Photo courtesy of Nevada athletics

Nevada and overtime in bowl games have a unique history. The Wolf Pack lost to Toledo in the 1995 Las Vegas Bowl — the first ever FBS overtime game.

On this day 15 years ago, Nevada’s overtime fortunes changed. The Wolf Pack used a missed UCF extra point to slip past the Knights in a crazy Hawaii Bowl, 49-48.

Setting the Stage

It was a battle of 8-win conference runners-up for the Hawaii Bowl on Dec. 24, 2005. UCF was 8-4 and coming off a loss to Tulsa in the Conference USA Championship. The Knights were playing in a bowl game for the first time ever.

Nevada was 8-3 and in a bowl for the first time in nine years. The Wolf Pack finished tied atop the WAC standings, but lost the head-to-head match-up with co-champion Boise State. As time ticked away late in Honolulu, Nevada seemed in command.

Wild Finish

With just over three minutes to play in regulation, Nevada looked to have put the contest away. Jeff Rowe’s touchdown pass to Travis Branzell gave the Wolf Pack a 42-32 lead and seemingly shut the door on UCF’s hopes.

The Knights however, would not go quietly. After Matt Prater’s 45-yard field goal made it a 1-score game, UCF recovered the ensuing onside kick. It took just four plays to reach the end zone as quarterback Steven Moffett’s third touchdown pass to Brandon Marshall with 55 seconds left tied the game, 42-42.

Nevada was content with playing overtime. The Wolf Pack would get the ball first.

After a big completion to Anthony Pudewell on third down kept the drive alive, Rowe’s 9-yard touchdown run put the Wolf Pack back in front. The PAT gave Nevada a 49-42 lead. It took two plays for UCF to answer with a touchdown of its own.

Running back Kevin Smith’s 20-yard touchdown run was his third of the day and put him at 202 rushing yards for the afternoon. A second overtime seemed like a forgone conclusion, but that was not to be.

Prater’s extra point attempt sailed to the right. For the first time in nine years, Nevada had won a bowl game.

Leading Up

In its first bowl ever, UCF wasted little time making it presence felt. After Moffett’s 52-yard touchdown pass to Marshall got the scoring started, Smith’s 78-yard touchdown run gave the Knights a 14-0 lead. Moffett passed for 301 yards with 11 of his 19 completions going to Marshall for 210 yards.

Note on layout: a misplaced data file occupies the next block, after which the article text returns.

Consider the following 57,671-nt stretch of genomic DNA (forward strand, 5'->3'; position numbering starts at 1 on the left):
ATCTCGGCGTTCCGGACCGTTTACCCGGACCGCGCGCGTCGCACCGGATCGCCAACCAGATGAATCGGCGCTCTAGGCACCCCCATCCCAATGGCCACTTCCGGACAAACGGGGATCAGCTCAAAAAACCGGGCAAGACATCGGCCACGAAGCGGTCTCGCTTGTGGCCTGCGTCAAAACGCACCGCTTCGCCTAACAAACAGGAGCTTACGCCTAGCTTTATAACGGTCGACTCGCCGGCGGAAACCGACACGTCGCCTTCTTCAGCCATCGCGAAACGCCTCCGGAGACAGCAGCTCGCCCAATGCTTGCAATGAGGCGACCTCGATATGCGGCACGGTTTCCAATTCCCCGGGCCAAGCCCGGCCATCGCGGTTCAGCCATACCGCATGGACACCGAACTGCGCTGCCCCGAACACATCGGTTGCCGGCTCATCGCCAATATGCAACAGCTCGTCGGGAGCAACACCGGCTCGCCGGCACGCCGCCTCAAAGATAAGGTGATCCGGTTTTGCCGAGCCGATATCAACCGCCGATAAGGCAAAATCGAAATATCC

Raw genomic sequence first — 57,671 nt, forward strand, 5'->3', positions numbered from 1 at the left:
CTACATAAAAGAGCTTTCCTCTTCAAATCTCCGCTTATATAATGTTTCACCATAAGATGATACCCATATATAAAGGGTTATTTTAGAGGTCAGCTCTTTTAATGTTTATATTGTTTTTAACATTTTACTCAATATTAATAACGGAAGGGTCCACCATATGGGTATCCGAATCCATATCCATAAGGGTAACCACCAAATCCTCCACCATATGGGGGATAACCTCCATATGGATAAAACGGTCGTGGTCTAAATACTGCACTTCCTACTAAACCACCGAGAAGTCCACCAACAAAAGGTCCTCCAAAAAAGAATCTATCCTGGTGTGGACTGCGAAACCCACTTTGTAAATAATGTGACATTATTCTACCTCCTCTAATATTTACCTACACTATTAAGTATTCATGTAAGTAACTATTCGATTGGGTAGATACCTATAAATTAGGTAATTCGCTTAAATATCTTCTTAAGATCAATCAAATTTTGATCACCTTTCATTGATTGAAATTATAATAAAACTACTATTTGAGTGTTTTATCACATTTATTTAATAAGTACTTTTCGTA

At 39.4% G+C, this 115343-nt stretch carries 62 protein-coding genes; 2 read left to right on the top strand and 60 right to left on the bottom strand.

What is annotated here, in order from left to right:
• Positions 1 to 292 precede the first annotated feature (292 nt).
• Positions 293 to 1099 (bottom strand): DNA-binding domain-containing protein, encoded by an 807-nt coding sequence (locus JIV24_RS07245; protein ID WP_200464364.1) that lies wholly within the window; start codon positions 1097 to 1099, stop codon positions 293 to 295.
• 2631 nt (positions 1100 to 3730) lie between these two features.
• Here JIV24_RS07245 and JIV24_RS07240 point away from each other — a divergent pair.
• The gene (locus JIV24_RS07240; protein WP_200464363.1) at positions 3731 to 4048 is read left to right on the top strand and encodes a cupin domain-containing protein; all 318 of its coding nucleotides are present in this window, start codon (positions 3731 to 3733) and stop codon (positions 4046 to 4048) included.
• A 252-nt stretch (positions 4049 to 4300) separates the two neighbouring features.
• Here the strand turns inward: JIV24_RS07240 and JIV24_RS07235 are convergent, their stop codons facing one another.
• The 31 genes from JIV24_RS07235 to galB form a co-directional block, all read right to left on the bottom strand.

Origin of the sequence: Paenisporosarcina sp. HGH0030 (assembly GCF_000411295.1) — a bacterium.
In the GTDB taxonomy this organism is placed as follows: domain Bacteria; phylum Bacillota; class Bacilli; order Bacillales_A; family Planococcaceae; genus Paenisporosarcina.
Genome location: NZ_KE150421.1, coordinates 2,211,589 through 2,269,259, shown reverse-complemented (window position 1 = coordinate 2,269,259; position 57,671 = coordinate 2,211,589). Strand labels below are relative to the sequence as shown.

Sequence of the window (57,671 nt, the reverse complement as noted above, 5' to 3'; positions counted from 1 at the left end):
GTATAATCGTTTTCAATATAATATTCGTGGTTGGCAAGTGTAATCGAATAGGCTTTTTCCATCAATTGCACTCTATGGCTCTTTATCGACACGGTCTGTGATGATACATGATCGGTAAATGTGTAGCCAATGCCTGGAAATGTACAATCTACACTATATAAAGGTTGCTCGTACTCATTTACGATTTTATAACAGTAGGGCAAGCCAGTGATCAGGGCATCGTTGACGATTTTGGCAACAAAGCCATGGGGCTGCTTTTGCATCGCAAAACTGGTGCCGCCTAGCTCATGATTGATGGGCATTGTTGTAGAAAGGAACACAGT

Following the hot start for UCF, 28 of the next 31 points would belong to Nevada. BJ Mitchell and Robert Hubbard each rushed for a pair of touchdowns to push the lead to 28-17. Those two combined for 304 yards rushing and five scores on a day where Nevada racked up 369 yards rushing and 623 yards of offense.

UCF responded with 15 straight points. After Prater’s 38-yard field goal cut the lead to eight at halftime, Moffett and Marshall hooked up for 31-yard score. Smith’s 3-yard touchdown late in the third quarter gave the Knights a 32-28 lead entering the final quarter.

The fourth quarter was less than two minutes old when Hubbard scored from five yards out. Rowe finished with 254 yards passing and 65 more rushing in the win.

In Hindsight

In the second season of the second stint under head coach Chris Ault, Nevada tied a school record with its ninth win of the season. The Hawaii Bowl appearance begun an active stretch of 13 bowl appearances in 16 years after the 9-year hiatus.

It would be five years later before UCF finally won its first bowl game, but since then, the Knights have gone on to win BCS and New Year’s Six bowls. Entering the 2020 campaign, UCF had finished ranked in each of the previous three seasons.

As for Prater, he’s gone on to spend 14 years in the NFL. He has made two Pro Bowls and broke the NFL record for longest field goal as a member of the Denver Broncos in 2013. His last kick at UCF however, left much to be desired. It came on this day 15 years ago.



Mike Ferguson is the managing editor for Fifth Quarter. Be sure to follow Mike on Twitter at @MikeWFerguson. Follow all of Mike’s work by liking his Facebook page.